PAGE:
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Zinc-sulfur and cadmium-sulfur association in metalliferous peats: evidence from spectroscopy, distribution coefficients, and phytoavailability.

Authors
  • Martínez, Carmen Enid1
  • McBride, Murray B
  • Kandianis, Michael T
  • Duxbury, John M
  • Yoon, Soh-Joung
  • Bleam, William F
  • 1 Department of Crop and Soil Sciences, Cornell University, Ithaca, New York 14850, USA. [email protected]
Type
Published Article
Journal
Environmental Science & Technology
Publisher
American Chemical Society (ACS)
Publication Date
Sep 01, 2002
Volume
36
Issue
17
Pages
3683–3689
Identifiers
PMID: 12322738
Source
Medline
License
Unknown

Abstract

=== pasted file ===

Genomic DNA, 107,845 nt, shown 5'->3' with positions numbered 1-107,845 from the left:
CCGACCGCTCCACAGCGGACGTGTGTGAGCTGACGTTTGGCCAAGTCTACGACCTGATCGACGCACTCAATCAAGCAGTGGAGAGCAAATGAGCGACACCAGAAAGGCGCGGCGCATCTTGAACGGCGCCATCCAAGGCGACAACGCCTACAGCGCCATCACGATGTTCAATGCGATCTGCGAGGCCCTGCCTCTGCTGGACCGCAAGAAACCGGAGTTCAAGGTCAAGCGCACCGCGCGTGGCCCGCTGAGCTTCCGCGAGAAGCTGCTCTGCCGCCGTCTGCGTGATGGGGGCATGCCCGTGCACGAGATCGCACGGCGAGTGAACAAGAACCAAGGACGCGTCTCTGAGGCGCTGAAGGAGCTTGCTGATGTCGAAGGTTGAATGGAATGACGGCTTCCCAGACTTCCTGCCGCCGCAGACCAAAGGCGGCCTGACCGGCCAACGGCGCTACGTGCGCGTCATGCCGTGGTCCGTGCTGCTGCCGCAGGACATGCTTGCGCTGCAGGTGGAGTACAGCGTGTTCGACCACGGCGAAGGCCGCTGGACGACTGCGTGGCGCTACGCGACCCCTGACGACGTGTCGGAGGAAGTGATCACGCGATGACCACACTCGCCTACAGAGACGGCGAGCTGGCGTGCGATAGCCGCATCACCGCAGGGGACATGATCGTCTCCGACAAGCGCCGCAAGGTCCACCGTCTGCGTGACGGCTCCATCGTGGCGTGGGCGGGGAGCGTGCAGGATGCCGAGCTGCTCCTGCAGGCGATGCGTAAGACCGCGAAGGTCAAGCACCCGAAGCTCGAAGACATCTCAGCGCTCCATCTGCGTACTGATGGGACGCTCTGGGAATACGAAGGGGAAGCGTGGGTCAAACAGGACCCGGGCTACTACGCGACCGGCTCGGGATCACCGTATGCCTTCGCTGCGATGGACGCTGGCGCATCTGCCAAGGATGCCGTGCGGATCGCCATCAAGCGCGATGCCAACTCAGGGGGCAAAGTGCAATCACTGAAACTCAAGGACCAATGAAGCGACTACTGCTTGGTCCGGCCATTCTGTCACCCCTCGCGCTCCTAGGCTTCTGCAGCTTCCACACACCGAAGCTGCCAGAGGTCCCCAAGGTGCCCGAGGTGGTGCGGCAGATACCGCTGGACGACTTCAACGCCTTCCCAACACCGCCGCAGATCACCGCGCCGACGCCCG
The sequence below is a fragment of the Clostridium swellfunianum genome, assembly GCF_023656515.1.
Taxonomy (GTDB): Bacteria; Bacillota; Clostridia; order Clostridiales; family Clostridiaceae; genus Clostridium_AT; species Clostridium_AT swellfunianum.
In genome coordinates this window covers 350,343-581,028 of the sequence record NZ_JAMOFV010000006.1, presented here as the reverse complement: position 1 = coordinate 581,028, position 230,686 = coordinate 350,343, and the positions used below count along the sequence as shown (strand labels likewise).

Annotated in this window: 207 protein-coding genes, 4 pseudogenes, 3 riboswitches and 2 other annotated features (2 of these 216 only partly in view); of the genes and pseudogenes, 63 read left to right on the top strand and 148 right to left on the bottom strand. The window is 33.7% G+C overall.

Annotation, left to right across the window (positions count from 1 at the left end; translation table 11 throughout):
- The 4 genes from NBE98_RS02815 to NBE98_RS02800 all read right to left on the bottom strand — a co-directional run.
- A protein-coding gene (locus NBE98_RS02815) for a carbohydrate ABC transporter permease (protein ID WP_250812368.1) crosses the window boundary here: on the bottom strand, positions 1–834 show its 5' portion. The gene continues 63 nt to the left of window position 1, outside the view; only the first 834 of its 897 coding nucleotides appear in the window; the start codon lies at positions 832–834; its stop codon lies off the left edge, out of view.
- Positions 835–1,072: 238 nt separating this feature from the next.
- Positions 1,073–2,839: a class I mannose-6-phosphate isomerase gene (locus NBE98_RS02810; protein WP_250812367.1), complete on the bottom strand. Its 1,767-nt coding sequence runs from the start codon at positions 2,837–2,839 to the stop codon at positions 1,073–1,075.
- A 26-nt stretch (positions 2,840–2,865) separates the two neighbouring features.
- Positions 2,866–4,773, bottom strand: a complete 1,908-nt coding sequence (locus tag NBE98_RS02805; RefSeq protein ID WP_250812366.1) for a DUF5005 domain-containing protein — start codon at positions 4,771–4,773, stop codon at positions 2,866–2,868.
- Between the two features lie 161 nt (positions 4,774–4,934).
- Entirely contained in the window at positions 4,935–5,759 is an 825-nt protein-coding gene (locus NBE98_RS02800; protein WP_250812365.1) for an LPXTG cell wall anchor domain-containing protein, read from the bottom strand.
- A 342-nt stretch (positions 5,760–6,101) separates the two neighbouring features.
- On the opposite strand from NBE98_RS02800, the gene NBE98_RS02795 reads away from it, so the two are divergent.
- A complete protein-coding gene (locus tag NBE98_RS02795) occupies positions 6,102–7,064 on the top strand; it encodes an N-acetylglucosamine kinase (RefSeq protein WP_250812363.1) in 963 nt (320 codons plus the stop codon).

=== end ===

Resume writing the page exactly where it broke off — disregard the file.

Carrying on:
Peat deposits can concentrate chalcophilic metals such as Zn and Cd by biogeochemical processes; as a result, there is a possibility that the solubility, mobility, and bioavailability of these metals could increase when such deposits are drained and cropped, initiating oxidation of organic matter and sulfides under aerobic conditions. We use spectroscopic, chemical, and bioassay approaches to characterize high Zn (88-15,800 mg kg(-1)), Cd (0.55-83.0 mg kg(-1)), and S (3.52-9.54 g kg(-1)) peat soils collected from locations in New York State and Ontario that overlie Silurian-age metal-enriched dolomite bedrock. Total and KNO3-extractable trace metals were determined by ICP emission spectrometry, and labile Cd and Zn were measured in the KNO3 extracts by anodic stripping voltammetry. A greenhouse bioassay with maize and canola was conducted to determine the bioavailability and toxicity of the soil Zn and Cd. The electronic oxidation states of sulfur in the peat soils were determined by X-ray absorption near edge spectroscopy (XANES) and Zn and S distribution in soil particles by energy-dispersive X-ray absorption (EDX) spectroscopy. Sulfur-XANES analyses show that a high percentage (35-45%) of the total soil S exists in the most reduced electronic oxidation states (such as sulfides and thiols), while <5% exists in the most oxidized forms (such as sulfate). EDX analyses indicate a microscopic elemental association between Zn and S in these soils. Despite the EDX evidence of close association between Zn and S in soil particles, conventional X-ray diffraction analyses of the bulk soils did not detect a mineral phase of sphalerite (ZnS) in any of the soils. The distribution coefficients (Kd) for Zn and Cd increased with soil pH and indicated stronger Cd retention than Zn in the peats. The results of the bioassaytests showed that most of the high-Zn soils were very phytotoxic, with plant shoot Zn levels exceeding 400 mg kg(-1). Conversely, Cd concentrations in the plant shoots were generally below 2 mg kg(-1), showing a tendency toward low Cd phytoavailability relative to Zn. The information gained from the spectroscopic analyses (S-XANES and EDX) was used to explain the macroscopic observations (Cd and Zn Kd values and phytoavailability data) in these peat soils; we conclude that sulfur biogeochemical cycling may play an important role in Zn and Cd retention in these organic soils.

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